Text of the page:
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Release: Immediate

UI substance abuse and counseling program receives $1.5 million award for further study

IOWA CITY, Iowa ­ A recent $1.5 million grant will help a team of University of Iowa researchers continue to design a curriculum that will help healthcare professionals and counselors better recognize and treat persons with substance abuse problems.

Investigators with The Prairielands Addiction Technology and Transfer Center, a 25-year-old substance abuse treatment program at the UI, will receive $500,000 annually for the next three years from the U.S. Substance Abuse and Mental Health Service Administration. The five-person, Prairielands ATTC team will design a curriculum that will be used by healthcare workers and allied health professionals in four Midwest states.

Anne Helene Skinstad, an assistant professor in the division of counseling, rehabilitation and student development program at the UI College of Education, is an internationally known expert on substance abuse and education. She will serve as principal investigator of the Prairielands ATTC team.

"We feel when someone has a substance abuse problem and goes for treatment, the abuse has already developed into a chronic problem. We want to prepare health care workers to detect the abuse problems early to prevent it from developing into a chronic problem," Skinstad says.

Changes in the health care industry created the need for the program and by the recognition that drug and alcohol abuse are often associated with other physical and mental disorders.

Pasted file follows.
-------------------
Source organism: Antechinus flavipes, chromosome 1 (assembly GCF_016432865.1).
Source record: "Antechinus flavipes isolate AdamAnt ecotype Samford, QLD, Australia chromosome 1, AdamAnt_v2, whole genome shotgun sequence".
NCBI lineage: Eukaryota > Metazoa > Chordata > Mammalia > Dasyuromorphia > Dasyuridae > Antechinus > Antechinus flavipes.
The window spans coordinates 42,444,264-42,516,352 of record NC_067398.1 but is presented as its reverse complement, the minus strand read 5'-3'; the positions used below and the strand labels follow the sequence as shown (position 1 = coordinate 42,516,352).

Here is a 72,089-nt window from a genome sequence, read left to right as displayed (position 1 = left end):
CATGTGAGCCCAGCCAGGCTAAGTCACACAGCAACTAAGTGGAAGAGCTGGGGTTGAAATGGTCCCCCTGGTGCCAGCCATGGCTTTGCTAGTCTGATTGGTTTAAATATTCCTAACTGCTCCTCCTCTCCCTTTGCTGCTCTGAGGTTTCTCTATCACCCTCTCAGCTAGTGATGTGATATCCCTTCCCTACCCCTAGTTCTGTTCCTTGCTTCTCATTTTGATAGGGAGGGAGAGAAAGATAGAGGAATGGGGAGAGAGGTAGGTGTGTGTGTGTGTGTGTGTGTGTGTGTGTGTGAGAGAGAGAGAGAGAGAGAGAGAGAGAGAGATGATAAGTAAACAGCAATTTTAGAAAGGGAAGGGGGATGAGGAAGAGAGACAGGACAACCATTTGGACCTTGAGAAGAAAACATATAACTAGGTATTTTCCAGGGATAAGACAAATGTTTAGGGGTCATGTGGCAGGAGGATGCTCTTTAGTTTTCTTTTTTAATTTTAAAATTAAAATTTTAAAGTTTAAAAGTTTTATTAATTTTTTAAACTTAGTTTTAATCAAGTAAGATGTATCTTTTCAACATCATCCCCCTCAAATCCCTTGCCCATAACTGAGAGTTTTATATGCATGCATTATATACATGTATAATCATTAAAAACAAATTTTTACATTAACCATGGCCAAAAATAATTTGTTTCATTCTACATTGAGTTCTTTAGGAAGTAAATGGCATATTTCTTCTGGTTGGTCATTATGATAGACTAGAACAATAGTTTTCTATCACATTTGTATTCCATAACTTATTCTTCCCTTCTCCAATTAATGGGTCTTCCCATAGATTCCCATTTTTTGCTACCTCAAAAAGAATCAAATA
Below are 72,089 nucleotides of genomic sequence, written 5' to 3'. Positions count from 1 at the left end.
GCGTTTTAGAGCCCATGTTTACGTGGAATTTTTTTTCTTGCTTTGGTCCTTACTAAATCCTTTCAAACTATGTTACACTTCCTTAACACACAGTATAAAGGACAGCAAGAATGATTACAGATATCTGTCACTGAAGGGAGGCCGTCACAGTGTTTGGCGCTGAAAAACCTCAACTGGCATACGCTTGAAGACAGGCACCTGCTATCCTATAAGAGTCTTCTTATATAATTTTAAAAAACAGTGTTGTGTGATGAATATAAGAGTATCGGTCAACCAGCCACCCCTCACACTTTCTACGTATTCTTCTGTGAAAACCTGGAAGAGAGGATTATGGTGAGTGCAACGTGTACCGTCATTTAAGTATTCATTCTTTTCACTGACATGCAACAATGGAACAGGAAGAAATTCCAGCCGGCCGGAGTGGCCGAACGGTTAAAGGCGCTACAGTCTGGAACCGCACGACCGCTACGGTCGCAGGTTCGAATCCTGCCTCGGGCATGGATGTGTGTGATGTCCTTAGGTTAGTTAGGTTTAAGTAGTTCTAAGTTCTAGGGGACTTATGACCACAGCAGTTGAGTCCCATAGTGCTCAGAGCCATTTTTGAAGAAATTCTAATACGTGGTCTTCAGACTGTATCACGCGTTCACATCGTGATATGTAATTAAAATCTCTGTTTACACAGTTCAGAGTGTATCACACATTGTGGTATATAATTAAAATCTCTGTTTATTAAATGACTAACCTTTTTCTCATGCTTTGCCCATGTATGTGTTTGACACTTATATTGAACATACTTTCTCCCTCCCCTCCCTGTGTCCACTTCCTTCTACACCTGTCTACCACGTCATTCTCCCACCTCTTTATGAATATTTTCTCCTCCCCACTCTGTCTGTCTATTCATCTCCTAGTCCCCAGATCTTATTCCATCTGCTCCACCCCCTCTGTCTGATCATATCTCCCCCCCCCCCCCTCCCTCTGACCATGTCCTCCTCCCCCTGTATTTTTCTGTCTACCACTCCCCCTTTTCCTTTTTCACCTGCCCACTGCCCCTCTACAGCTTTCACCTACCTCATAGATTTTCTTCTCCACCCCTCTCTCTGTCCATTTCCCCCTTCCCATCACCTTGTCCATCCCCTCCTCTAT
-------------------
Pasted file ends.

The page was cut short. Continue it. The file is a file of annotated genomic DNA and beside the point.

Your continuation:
Insurance providers are less inclined to send clients to counselors who specialize in treating addiction in the current, more competitive environment of managed care, Skinstad says. Providers would rather send their clients to medical and mental health providers who can treat a wide range of illnesses. That means future health care workers will need to recognize signs of addiction earlier and know how to treat it better, Skinstad says.

The Prairielands ATTC will create online-based instruction that will offer different ways of teaching substance abuse, assessment counseling and prevention for Nebraska, North Dakota and South Dakota, as well as Iowa.

Skinstad says the four states are being studied because they are predominately rural and because of their population densities. The states also share another commonality: Native American Indians make up a significant portion of the population.

"North Dakota has done a lot of things to train Native American Indians in professional fields such as medicine, psychology and nursing." A number of the trained professionals are employed at reservations, Skinstad says.

"Our hope is to educate them so that when they return to the reservations where they teach, they can educate other Native Americans on the effects of substance abuse and addiction," Skinstad says.

In Iowa, two Centers for Excellence will be developed to help health care workers and counselors recognize abuses by psychiatric patients and in gay, lesbian, bi-sexual, and transgender persons. Two additional centers will be developed in North Dakota to recognize similar abuses by Native Americans and in women.

Skinstad will lead program investigators Jack Barnette, associate professor, consultation and preventive medicine at UI hospitals; Peter E. Nathan, psychology professor; Mickey Eliason, College of Nursing associate professor; and Arthur Schut, of the Mideastern Council on Chemical Dependency and an adjunct lecturer at the College of Education.

Since the interdisciplinary program was created in 1996, students in nursing, pharmacy, the physician assistant program, dentistry, various undergraduate programs, as well as students in the graduate-level counselor education program, have taken courses offered by the Center.

12/21/98